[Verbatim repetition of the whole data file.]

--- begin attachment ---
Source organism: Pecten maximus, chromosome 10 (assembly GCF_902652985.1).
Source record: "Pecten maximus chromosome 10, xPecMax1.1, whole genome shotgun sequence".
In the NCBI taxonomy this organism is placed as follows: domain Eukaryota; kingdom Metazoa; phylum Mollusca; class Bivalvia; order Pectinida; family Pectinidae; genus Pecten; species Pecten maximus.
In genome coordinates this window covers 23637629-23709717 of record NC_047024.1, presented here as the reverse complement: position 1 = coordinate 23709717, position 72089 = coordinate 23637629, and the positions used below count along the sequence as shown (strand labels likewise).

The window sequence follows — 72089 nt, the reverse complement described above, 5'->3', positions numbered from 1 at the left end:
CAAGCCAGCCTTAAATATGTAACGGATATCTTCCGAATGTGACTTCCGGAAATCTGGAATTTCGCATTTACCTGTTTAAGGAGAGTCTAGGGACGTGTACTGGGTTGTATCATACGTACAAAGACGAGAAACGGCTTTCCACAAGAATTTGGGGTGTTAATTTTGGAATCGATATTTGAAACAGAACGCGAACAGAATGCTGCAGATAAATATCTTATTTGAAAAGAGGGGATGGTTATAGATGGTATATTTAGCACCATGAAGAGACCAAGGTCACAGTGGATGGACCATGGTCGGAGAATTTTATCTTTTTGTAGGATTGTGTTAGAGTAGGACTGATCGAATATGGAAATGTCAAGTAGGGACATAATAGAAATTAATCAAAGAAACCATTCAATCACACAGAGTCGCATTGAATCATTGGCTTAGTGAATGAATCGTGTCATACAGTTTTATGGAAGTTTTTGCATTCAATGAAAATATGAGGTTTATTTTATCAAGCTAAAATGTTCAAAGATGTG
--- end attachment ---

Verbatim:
Source organism: Pecten maximus, chromosome 10 (assembly GCF_902652985.1).
Source record: "Pecten maximus chromosome 10, xPecMax1.1, whole genome shotgun sequence".
In the NCBI taxonomy this organism is placed as follows: domain Eukaryota; kingdom Metazoa; phylum Mollusca; class Bivalvia; order Pectinida; family Pectinidae; genus Pecten; species Pecten maximus.
In genome coordinates this window covers 23637629-23709717 of record NC_047024.1, presented here as the reverse complement: position 1 = coordinate 23709717, position 72089 = coordinate 23637629, and the positions used below count along the sequence as shown (strand labels likewise).

The window sequence follows — 72089 nt, the reverse complement described above, 5'->3', positions numbered from 1 at the left end:
CAAGCCAGCCTTAAATATGTAACGGATATCTTCCGAATGTGACTTCCGGAAATCTGGAATTTCGCATTTACCTGTTTAAGGAGAGTCTAGGGACGTGTACTGGGTTGTATCATACGTACAAAGACGAGAAACGGCTTTCCACAAGAATTTGGGGTGTTAATTTTGGAATCGATATTTGAAACAGAACGCGAACAGAATGCTGCAGATAAATATCTTATTTGAAAAGAGGGGATGGTTATAGATGGTATATTTAGCACCATGAAGAGACCAAGGTCACAGTGGATGGACCATGGTCGGAGAATTTTATCTTTTTGTAGGATTGTGTTAGAGTAGGACTGATCGAATATGGAAATGTCAAGTAGGGACATAATAGAAATTAATCAAAGAAACCATTCAATCACACAGAGTCGCATTGAATCATTGGCTTAGTGAATGAATCGTGTCATACAGTTTTATGGAAGTTTTTGCATTCAATGAAAATATGAGGTTTATTTTATCAAGCTAAAATGTTCAAAGATGTG